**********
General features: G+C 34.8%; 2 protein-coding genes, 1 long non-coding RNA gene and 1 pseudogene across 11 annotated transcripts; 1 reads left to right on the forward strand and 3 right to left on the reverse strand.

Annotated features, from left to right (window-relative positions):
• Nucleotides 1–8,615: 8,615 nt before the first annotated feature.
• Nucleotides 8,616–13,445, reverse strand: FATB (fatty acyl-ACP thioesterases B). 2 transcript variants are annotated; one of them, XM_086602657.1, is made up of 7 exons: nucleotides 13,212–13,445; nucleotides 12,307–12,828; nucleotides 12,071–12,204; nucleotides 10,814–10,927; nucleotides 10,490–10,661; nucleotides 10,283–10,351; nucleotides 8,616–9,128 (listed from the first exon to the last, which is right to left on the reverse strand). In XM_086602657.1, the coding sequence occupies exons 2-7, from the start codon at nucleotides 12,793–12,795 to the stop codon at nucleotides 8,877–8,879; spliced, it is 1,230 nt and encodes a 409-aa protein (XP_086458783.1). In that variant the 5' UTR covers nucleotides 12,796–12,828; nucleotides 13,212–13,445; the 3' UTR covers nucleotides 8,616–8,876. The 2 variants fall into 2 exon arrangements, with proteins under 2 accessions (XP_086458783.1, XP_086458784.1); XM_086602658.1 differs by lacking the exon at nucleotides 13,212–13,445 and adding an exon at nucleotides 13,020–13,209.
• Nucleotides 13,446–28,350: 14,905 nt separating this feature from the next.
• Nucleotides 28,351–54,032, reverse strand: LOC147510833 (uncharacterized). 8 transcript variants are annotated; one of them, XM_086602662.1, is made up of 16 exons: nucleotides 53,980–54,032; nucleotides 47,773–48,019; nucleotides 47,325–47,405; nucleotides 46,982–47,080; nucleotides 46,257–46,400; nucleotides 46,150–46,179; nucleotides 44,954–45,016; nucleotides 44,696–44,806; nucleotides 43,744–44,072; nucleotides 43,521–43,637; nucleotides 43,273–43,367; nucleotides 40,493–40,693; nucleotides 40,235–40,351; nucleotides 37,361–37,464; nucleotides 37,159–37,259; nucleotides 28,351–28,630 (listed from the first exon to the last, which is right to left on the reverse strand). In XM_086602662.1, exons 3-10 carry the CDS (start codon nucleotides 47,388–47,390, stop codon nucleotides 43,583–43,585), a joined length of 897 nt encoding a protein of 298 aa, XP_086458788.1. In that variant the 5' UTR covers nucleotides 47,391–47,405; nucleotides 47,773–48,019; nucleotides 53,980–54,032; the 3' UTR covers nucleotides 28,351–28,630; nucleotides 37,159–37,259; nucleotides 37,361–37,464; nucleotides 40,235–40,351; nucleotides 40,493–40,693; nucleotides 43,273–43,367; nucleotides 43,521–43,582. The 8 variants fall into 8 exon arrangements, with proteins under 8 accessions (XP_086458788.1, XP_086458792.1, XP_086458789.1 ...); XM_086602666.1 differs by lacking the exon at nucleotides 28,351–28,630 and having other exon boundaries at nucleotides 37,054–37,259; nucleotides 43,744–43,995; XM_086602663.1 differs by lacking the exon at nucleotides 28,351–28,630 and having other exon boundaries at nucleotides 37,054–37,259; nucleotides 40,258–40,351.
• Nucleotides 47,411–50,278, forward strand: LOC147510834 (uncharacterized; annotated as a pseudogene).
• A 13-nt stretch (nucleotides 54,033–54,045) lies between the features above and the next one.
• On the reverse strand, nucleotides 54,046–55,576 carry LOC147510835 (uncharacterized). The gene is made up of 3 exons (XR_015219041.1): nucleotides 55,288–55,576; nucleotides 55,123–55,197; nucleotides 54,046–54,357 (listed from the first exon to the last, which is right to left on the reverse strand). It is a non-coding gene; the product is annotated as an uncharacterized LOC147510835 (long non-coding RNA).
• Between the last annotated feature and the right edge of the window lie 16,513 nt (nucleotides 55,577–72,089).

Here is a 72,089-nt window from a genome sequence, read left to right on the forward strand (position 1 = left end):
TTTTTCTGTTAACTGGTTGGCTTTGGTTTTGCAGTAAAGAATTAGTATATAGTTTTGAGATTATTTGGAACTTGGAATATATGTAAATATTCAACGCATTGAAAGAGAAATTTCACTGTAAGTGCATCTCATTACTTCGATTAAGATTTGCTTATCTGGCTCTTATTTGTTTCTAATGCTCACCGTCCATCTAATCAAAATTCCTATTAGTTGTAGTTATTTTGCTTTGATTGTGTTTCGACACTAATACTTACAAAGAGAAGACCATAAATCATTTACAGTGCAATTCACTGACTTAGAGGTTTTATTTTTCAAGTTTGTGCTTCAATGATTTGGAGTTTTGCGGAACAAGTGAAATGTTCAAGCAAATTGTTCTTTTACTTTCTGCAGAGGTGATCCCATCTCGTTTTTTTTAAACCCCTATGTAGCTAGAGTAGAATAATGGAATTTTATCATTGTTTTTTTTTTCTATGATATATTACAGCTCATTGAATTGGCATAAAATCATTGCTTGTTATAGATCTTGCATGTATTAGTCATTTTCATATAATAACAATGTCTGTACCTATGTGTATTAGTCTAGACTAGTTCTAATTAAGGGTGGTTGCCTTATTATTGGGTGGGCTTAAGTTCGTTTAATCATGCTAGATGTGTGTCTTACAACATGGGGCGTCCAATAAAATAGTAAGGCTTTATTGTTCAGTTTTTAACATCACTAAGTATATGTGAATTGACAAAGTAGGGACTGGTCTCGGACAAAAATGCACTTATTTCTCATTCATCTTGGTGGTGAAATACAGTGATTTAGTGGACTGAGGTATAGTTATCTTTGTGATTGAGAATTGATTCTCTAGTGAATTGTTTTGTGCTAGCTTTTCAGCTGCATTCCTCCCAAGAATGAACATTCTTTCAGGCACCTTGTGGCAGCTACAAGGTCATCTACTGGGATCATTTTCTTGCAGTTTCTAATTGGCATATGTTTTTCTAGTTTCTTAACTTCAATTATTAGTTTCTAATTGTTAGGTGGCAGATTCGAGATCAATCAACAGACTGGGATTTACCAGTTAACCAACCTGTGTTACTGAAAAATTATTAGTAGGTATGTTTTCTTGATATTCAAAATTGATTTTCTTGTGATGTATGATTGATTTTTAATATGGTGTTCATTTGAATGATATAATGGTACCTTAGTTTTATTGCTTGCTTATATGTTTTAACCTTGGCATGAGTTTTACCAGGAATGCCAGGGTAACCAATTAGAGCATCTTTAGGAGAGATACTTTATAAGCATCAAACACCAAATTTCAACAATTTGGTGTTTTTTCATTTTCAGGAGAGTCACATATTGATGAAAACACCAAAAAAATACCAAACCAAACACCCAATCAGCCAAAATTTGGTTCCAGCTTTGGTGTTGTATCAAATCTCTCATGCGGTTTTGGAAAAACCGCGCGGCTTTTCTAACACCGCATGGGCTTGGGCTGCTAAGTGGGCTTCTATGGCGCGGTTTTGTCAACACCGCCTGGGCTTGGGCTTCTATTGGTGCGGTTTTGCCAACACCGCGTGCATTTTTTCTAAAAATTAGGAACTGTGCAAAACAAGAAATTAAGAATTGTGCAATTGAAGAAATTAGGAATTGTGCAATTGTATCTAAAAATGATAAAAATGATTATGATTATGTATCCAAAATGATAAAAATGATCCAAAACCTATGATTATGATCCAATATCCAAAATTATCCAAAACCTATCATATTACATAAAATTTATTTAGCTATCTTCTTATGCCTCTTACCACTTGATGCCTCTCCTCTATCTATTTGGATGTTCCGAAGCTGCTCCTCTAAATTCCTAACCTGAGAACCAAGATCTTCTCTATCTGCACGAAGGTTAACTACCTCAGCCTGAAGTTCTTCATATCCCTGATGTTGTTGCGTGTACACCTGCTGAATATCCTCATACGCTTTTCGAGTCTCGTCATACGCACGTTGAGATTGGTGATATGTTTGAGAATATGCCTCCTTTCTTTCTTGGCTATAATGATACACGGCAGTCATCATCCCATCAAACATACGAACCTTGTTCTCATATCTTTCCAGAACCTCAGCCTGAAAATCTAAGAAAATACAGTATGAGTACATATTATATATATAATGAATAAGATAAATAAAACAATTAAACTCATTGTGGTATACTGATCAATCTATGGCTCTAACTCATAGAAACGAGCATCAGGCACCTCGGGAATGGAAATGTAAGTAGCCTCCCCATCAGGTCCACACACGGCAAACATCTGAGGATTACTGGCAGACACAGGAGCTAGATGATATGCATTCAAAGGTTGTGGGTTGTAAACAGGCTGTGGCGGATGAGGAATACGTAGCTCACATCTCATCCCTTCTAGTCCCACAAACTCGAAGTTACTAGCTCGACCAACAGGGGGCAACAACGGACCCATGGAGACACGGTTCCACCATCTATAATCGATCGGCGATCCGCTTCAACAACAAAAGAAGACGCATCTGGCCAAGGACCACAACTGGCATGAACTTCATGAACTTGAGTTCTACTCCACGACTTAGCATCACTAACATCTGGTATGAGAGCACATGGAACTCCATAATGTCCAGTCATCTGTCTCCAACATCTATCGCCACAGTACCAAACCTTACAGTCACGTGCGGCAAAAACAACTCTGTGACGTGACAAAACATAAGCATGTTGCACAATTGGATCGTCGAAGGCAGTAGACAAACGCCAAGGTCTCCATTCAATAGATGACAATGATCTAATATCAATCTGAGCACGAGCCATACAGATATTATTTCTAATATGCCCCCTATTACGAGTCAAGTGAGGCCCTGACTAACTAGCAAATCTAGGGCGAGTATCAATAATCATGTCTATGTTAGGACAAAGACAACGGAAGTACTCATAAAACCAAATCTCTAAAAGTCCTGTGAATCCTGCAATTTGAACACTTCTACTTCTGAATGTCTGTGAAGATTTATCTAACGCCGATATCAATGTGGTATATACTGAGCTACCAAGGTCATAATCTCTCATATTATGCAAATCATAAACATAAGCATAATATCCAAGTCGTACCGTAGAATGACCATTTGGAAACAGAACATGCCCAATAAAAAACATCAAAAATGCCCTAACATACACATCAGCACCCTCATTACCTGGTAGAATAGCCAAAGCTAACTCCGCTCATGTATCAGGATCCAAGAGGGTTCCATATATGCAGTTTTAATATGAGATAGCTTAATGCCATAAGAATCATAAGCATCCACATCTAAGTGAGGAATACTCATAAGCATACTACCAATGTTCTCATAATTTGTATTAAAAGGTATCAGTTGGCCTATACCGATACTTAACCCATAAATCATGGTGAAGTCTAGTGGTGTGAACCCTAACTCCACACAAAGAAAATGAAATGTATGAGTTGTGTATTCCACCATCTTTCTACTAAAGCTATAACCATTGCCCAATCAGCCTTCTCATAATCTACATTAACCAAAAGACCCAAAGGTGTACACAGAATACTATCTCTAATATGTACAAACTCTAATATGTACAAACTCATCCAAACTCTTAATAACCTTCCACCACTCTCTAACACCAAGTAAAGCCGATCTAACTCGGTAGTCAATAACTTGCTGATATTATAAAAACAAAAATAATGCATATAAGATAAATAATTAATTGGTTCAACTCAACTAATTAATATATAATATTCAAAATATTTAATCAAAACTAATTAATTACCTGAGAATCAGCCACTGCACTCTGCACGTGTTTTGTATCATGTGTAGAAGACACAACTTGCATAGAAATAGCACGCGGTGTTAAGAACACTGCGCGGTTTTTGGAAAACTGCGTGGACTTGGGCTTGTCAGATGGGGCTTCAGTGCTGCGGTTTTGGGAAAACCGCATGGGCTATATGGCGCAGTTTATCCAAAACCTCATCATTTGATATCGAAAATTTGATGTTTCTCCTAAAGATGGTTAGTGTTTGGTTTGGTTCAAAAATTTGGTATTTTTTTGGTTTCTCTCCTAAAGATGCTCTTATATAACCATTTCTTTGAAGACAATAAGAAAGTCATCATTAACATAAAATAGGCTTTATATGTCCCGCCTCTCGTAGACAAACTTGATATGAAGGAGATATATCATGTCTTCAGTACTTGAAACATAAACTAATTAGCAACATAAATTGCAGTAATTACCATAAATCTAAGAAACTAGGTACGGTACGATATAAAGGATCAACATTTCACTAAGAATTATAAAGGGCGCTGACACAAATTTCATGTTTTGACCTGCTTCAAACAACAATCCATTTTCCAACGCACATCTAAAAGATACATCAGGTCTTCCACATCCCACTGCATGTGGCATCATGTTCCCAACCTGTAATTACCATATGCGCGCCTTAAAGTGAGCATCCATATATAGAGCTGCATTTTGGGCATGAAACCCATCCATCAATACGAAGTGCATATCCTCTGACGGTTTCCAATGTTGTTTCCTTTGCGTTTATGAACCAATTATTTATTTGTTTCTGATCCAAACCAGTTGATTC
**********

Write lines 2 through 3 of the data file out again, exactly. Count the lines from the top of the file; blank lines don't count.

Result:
Annotated features, from left to right (window-relative positions):
• Nucleotides 1–8,615: 8,615 nt before the first annotated feature.